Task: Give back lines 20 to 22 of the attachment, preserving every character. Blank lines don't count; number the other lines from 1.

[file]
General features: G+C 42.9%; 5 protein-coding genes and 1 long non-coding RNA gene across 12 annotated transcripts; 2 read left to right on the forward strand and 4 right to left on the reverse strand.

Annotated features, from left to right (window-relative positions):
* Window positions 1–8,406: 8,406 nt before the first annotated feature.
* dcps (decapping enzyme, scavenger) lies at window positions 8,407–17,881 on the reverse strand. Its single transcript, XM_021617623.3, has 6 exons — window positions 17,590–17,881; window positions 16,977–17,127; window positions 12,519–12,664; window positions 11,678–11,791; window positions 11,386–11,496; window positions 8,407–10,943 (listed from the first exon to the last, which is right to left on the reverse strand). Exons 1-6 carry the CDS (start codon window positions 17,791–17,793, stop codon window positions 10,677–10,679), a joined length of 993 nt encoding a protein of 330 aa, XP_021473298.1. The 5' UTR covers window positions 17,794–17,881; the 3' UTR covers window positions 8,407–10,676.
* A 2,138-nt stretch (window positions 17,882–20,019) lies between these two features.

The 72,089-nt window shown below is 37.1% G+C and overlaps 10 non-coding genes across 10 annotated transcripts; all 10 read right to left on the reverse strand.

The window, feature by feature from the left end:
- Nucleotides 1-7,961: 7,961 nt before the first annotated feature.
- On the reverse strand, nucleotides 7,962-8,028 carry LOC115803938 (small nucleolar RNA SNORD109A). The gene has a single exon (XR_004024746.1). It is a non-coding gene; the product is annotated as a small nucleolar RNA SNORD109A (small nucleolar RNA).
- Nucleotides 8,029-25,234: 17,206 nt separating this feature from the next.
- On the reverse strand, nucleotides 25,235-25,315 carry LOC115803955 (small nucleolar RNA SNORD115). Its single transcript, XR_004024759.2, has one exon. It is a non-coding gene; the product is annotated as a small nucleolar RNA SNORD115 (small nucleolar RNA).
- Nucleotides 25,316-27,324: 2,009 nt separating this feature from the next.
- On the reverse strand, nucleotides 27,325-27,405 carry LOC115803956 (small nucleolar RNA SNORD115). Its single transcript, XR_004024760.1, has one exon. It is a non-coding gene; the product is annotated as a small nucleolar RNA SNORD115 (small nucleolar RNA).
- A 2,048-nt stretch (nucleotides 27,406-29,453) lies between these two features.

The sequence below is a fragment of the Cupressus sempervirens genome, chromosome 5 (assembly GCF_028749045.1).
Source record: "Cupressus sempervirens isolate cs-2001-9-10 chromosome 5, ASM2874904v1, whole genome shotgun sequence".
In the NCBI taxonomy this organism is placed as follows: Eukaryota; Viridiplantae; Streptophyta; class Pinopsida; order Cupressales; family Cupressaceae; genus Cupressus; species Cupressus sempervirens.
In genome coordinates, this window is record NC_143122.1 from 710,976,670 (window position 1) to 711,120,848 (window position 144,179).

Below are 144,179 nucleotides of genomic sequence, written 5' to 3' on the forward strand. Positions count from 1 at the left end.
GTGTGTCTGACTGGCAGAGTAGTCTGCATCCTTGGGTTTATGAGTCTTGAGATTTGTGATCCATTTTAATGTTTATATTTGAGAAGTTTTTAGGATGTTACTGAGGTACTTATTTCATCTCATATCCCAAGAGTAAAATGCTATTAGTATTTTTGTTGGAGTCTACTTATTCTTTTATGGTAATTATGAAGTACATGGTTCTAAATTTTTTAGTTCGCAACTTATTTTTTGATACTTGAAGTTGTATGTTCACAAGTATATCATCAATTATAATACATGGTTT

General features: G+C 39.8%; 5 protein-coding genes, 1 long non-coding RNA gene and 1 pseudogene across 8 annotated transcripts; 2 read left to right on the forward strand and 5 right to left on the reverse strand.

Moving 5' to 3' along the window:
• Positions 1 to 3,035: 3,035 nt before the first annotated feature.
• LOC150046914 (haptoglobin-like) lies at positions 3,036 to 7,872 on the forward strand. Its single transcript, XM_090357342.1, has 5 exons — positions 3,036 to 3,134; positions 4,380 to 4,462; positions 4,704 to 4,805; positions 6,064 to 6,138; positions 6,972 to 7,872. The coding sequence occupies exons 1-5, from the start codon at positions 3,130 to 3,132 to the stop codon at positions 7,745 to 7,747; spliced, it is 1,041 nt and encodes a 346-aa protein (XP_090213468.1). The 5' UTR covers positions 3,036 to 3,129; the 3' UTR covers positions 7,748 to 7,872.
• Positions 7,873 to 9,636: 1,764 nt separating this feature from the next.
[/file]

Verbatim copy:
GTGTGTCTGACTGGCAGAGTAGTCTGCATCCTTGGGTTTATGAGTCTTGAGATTTGTGATCCATTTTAATGTTTATATTTGAGAAGTTTTTAGGATGTTACTGAGGTACTTATTTCATCTCATATCCCAAGAGTAAAATGCTATTAGTATTTTTGTTGGAGTCTACTTATTCTTTTATGGTAATTATGAAGTACATGGTTCTAAATTTTTTAGTTCGCAACTTATTTTTTGATACTTGAAGTTGTATGTTCACAAGTATATCATCAATTATAATACATGGTTT

General features: G+C 39.8%; 5 protein-coding genes, 1 long non-coding RNA gene and 1 pseudogene across 8 annotated transcripts; 2 read left to right on the forward strand and 5 right to left on the reverse strand.

Moving 5' to 3' along the window: